Integrating and sharing information among care providers and patients is a big challenge for the health-care system. The situation is further complicated by the multiple formats and systems – both paper and electronic – providers use to record patient information over many years. The challenge can be substantially addressed by building and sharing electronic health records among a patient’s health-care providers.
Trillium Health Centre has made extensive progress with e-Health by building a fully operational information integration technology – referred to as a Health Information Access Layer (HIAL), and developing the foundational components of portals for employees, patients, consumers and providers.
“Trillium’s e-Health strategy enables the sharing of patient information across the entire range of care providers, while preserving the community’s investment in legacy information systems. We are connecting hospitals, clinicians and allied health providers with patients, their families and health-care stewards,” says Benoît Long, VP, Chief Information Officer and Chief Marketing Officer at Trillium Health Centre. “We call this the Community Care Services Model (CCSM). The original decision to begin with service-oriented architecture (SOA) is key to the successes we have enjoyed along the way.”
The HIAL is the interface solution developed by Trillium that enables information to be moved from numerous locations, integrated in a central hub and seamlessly delivered to a required destination in a manner that is meaningful to the user. Built using IBM’s Websphere suite of products, Trillium’s HIAL, the health-care ‘communication bus,’ is built to international standards such as Health Level 7 (HL7) and aligned with the e-Health blueprints of both the Ontario and federal governments.
“Once you have the core HIAL infrastructure in place, the rest becomes easier,” says Anu Tuli, Director, eHealth and Clinical Informatics. “When you’ve made the strategic investment in a HIAL and a standards-based architecture, many components become reuseable and re-deployable by others. There’s a very high degree of interoperability and flexibility.
Trillium’s HIAL connects its two sites in Mississauga and West Toronto, and is now integrated with the Summerville Family Health Team’s electronic charts, built using GE Healthcare’s Centricity, xwave’s electronic medical record system.
Now, an average of 1,700 diagnostic test results, hospital dictations, and notifications of hospital admissions, transfers and discharges are distributed weekly. The messages are securely delivered, in real time, to Summerville’s electronic chart, for use by the physicians and clinicians at one of the four Summerville offices in Mississauga and Etobicoke. This transfer takes five minutes or less compared with paper-based systems that took five to eight days to print, collate and deliver.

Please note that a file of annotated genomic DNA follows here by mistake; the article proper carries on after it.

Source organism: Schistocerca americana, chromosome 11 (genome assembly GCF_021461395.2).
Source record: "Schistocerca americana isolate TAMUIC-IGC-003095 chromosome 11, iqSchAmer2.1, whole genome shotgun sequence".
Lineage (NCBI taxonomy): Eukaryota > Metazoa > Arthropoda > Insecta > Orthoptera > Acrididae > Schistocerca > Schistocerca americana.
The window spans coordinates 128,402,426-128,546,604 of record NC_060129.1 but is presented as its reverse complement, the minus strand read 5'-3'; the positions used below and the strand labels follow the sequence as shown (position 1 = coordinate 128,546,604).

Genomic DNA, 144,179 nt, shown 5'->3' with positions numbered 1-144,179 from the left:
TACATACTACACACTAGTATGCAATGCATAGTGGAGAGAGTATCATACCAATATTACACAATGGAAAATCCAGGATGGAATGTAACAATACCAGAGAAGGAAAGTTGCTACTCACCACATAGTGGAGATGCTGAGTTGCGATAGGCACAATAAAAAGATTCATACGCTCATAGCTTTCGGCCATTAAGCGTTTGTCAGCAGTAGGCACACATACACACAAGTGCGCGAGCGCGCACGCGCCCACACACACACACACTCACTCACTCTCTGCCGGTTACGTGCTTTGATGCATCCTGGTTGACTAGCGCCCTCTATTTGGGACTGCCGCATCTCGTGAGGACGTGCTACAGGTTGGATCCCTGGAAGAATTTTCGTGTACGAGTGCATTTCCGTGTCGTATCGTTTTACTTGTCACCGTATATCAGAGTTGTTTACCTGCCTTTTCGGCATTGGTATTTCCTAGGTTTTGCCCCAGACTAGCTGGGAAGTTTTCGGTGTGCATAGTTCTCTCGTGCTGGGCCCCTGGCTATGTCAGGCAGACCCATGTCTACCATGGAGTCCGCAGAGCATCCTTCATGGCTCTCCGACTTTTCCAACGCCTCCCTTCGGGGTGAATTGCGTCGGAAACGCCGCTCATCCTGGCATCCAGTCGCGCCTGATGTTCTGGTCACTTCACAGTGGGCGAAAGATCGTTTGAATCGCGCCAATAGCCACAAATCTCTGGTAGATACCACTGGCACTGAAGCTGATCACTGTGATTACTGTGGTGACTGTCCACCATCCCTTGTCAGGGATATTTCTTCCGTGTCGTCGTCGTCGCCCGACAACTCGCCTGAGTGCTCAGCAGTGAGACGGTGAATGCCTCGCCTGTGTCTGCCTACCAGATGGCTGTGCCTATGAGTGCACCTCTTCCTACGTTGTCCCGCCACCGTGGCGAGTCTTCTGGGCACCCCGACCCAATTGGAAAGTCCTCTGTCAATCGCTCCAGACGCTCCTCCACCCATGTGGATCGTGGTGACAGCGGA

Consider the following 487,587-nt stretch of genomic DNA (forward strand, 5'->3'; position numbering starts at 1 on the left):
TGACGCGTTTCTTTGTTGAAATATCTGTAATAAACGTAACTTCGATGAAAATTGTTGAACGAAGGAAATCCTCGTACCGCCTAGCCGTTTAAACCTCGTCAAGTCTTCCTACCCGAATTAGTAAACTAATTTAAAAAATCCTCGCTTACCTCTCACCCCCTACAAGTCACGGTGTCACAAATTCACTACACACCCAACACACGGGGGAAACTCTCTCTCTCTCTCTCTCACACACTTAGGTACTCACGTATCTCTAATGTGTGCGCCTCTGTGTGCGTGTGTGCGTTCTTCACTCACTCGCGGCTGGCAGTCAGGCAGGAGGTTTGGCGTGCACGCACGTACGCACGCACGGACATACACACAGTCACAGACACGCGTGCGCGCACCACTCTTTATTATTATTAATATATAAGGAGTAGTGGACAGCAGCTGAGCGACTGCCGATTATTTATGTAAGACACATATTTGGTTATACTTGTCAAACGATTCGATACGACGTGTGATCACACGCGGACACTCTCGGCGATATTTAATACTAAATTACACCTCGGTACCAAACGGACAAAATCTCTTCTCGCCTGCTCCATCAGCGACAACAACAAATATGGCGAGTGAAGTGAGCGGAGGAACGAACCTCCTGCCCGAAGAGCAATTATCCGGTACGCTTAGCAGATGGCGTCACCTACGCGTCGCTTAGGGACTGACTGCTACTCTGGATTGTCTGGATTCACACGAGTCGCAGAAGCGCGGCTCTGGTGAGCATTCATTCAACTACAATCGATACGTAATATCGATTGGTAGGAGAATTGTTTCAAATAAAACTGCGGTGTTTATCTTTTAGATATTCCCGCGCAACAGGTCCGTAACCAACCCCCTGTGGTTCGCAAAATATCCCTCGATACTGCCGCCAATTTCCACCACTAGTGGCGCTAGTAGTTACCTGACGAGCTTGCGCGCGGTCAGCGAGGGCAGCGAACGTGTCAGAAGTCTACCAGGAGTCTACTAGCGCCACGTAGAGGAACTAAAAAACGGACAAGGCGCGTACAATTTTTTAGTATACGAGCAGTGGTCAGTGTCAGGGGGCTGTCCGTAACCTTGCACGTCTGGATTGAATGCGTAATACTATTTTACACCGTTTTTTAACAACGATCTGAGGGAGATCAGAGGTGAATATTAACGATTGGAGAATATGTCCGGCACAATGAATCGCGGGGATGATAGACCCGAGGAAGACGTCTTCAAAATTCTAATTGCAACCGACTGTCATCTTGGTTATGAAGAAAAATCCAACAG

Enormous time-savings have been realized – time spent scanning has decreased an estimated 50 per cent – and easy access to accurate, up-to-date information from multiple sources translates to safer, more efficient care for patients.
“Part of having better care is having more integrated care,” says Summerville’s Dr. David Daien. “We didn’t want to create electronic silos. The information is all digital and integrated 100 per cent into our workflow,” he says. “Doctors don’t have to remember to open an application or download an update; the information is delivered directly from Trillium into their Electronic Medical Record at Summerville.” Once a patient has been discharged from Trillium, the Summerville family physician is in the loop immediately to support their patient’s follow up care and return to health.
Trillium received a Merit Award for Innovation from Showcase Ontario 2008 in September for its HIAL project. Winning projects had to demonstrate a successful merging of business and technology ideas to improve services to Ontarians.
“The Showcase Ontario Merit Award recognizes the unique work and accomplishments of our Trillium team which improve patient care through better information access,” says Long. “Our team has developed increased expertise in project management, change management, adoption strategies, community and vendor partnerships, and benefits realization as a result its four-year e-Health journey.”
In the future, Trillium’s HIAL allows this connectivity to be replicated to support other care providers in the community. And, by sharing its licenses, operations and development activities, Trillium can also help reduce costs within the Mississauga Halton LHIN, as well as better leverage limited resources through shared services.
However, capturing, integrating and organizing information isn’t enough. Security, user authentication and authorization, patient privacy and consent, and audit trails are critical. Trillium has achieved a good balance between user convenience and system security with the use of a single sign on.
“It’s exciting to have built the platforms that will provide patients and families with access to their electronic health information and other trusted information resources via the patient portal,” says Long. “This will enable patients to take a more active role in managing their health and wellness. This is particularly important as we evolve to offer enhanced care to those managing chronic diseases, like diabetes and heart disease.”
Trillium’s e-Health journey continues, rich with promise for health-care providers and the community.